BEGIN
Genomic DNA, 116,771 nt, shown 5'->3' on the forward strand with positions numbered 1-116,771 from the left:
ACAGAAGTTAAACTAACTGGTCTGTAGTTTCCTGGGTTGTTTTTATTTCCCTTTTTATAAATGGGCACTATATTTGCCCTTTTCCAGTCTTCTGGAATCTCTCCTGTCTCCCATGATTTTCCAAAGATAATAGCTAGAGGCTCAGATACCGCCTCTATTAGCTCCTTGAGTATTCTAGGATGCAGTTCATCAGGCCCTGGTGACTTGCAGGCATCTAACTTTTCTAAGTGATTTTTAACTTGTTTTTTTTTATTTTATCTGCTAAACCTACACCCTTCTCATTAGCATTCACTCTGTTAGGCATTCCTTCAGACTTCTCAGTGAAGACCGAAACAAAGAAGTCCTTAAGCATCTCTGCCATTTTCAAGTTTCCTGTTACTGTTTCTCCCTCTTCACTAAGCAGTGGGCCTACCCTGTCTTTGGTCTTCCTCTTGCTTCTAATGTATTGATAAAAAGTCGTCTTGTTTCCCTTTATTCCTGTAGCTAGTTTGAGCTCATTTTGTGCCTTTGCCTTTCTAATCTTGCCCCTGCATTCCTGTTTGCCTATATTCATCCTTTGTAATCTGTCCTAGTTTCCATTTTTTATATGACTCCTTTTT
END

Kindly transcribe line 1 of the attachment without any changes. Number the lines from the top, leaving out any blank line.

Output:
Genomic DNA, 116,771 nt, shown 5'->3' on the forward strand with positions numbered 1-116,771 from the left: